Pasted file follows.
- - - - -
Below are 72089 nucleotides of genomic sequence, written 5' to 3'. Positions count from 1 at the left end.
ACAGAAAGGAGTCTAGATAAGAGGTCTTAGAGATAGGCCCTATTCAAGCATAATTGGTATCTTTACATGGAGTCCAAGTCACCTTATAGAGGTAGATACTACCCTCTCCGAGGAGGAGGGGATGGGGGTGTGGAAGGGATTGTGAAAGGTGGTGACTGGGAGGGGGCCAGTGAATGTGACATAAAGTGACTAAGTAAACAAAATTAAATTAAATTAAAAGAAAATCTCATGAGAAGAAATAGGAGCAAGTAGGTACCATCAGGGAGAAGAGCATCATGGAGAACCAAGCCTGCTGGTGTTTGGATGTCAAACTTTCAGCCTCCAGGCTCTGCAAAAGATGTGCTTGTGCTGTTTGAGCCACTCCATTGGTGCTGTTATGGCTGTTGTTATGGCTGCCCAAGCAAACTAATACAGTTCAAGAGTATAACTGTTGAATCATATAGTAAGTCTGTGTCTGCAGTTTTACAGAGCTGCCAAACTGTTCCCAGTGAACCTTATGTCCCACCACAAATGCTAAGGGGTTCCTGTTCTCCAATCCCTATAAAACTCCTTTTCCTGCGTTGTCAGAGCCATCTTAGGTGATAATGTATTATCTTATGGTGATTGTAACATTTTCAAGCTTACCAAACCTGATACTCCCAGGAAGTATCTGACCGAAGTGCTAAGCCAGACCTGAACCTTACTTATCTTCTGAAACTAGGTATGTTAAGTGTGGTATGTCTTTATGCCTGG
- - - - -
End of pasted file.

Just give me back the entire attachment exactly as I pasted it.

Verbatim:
Below are 72089 nucleotides of genomic sequence, written 5' to 3'. Positions count from 1 at the left end.
ACAGAAAGGAGTCTAGATAAGAGGTCTTAGAGATAGGCCCTATTCAAGCATAATTGGTATCTTTACATGGAGTCCAAGTCACCTTATAGAGGTAGATACTACCCTCTCCGAGGAGGAGGGGATGGGGGTGTGGAAGGGATTGTGAAAGGTGGTGACTGGGAGGGGGCCAGTGAATGTGACATAAAGTGACTAAGTAAACAAAATTAAATTAAATTAAAAGAAAATCTCATGAGAAGAAATAGGAGCAAGTAGGTACCATCAGGGAGAAGAGCATCATGGAGAACCAAGCCTGCTGGTGTTTGGATGTCAAACTTTCAGCCTCCAGGCTCTGCAAAAGATGTGCTTGTGCTGTTTGAGCCACTCCATTGGTGCTGTTATGGCTGTTGTTATGGCTGCCCAAGCAAACTAATACAGTTCAAGAGTATAACTGTTGAATCATATAGTAAGTCTGTGTCTGCAGTTTTACAGAGCTGCCAAACTGTTCCCAGTGAACCTTATGTCCCACCACAAATGCTAAGGGGTTCCTGTTCTCCAATCCCTATAAAACTCCTTTTCCTGCGTTGTCAGAGCCATCTTAGGTGATAATGTATTATCTTATGGTGATTGTAACATTTTCAAGCTTACCAAACCTGATACTCCCAGGAAGTATCTGACCGAAGTGCTAAGCCAGACCTGAACCTTACTTATCTTCTGAAACTAGGTATGTTAAGTGTGGTATGTCTTTATGCCTGG